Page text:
Connecticut Light & Power missed its self-imposed restoration estimates Friday morning by about 6,000 customers, but its president and chief operating officer promised it was on track to restore another 100,000 customers by Saturday morning.

That leaves about 200,000 customers without power going into Sunday, but Jeffrey Butler maintained the company is still on track to restore 99 percent of its customers by midnight Sunday.

Butler, who lives in Avon, is still without power himself since his generator failed earlier this week.

Living in the hard hit Farmington Valley, Butler said he knows first hand the type of damage the crews are dealing with, but refused to linger on his own situation.

Butler switched the conversation with reporters back to the magnitude of the storm and the damage it caused.

“The north central where you still see a lot of the outages that pocket has far more severe damages than a lot of parts of the state. That is where we’re putting our resources, that is where we’re focused today,” Butler said.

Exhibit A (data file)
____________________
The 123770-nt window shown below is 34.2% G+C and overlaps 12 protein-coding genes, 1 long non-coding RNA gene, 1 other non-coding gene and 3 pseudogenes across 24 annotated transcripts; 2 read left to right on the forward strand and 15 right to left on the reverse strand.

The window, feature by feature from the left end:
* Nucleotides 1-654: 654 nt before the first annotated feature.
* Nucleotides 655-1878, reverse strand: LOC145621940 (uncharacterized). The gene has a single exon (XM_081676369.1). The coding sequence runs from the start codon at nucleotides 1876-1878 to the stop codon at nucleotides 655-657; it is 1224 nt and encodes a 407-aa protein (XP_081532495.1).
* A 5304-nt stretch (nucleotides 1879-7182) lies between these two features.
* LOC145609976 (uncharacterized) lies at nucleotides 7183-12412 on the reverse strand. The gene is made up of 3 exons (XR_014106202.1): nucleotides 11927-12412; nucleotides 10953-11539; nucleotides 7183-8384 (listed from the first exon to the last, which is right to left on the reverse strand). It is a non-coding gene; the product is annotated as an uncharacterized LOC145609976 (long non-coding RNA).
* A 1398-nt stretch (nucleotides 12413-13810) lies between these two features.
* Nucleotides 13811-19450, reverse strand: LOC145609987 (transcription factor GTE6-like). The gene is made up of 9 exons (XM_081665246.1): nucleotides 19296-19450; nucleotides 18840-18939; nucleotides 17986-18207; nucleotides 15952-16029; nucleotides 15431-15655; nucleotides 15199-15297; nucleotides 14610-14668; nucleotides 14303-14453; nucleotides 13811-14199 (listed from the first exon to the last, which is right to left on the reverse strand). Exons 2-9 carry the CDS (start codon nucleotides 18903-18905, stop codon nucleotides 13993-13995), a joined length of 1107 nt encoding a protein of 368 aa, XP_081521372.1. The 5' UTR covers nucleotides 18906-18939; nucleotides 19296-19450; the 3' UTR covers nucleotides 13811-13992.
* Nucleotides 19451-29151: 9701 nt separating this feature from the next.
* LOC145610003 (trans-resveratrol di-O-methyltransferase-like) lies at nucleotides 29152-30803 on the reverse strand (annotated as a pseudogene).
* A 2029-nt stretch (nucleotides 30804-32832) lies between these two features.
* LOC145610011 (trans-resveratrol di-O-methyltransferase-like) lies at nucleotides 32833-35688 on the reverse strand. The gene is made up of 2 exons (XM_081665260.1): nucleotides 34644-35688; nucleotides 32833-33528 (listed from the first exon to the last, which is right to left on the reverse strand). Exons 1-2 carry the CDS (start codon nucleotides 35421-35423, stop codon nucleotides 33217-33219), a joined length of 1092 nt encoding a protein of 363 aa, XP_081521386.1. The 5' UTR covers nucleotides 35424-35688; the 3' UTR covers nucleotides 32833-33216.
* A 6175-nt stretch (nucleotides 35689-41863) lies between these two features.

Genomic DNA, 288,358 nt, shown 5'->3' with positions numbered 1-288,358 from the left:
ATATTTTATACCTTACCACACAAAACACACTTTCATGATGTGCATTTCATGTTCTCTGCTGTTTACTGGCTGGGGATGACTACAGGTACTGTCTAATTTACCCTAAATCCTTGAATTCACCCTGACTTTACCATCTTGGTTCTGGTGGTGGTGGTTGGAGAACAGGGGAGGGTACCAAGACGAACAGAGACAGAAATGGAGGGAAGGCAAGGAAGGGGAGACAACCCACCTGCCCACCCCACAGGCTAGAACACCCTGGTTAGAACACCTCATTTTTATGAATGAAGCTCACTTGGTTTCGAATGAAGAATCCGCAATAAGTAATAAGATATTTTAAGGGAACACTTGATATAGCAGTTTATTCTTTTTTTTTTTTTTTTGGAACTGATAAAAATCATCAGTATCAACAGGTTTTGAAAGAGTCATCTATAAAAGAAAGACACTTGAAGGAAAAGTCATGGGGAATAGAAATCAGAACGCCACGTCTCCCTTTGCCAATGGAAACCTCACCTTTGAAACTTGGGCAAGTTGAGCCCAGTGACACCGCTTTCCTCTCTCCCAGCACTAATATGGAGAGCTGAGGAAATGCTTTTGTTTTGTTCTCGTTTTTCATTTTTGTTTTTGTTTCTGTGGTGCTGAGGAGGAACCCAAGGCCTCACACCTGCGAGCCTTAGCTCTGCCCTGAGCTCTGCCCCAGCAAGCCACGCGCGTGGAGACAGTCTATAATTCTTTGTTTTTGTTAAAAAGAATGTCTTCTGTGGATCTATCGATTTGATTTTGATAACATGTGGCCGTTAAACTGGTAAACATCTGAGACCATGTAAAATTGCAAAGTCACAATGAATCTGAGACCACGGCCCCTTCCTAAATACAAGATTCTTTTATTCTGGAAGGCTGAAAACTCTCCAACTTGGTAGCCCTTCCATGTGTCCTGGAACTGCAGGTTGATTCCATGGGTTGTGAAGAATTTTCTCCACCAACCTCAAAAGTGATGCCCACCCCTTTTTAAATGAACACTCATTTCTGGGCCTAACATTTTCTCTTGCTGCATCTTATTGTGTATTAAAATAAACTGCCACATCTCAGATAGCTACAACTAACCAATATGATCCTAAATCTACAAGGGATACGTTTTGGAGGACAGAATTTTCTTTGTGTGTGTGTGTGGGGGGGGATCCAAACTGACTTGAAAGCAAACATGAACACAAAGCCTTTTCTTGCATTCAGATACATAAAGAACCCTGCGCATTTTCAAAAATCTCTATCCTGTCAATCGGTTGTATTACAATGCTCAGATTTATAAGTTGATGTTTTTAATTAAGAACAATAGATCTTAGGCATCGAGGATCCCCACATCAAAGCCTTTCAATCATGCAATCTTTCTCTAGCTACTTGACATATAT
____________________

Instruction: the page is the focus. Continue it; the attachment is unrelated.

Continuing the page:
On Thursday evening Gov. Dannel P. Malloy directed the 100 National Guardsmen to work with CL&P crews clearing trees and limbs from wires and roads in Avon and Simsbury.

Malloy said the Federal Emergency Management Agency has approved the second portion of the emergency disaster declaration which will allow cities and towns to receive reimbursement for removing debris from the roadways.

The state is still working on getting personal assistance for homeowners impacted by the storm approved. Malloy expressed frustration at length of time its taken to receive the approvals from FEMA.

Also with temperatures expected to drop to 20 degrees Friday night, Malloy urged residents to seek shelter. There are 82 open at the moment. A complete list can be found by calling 2-1-1.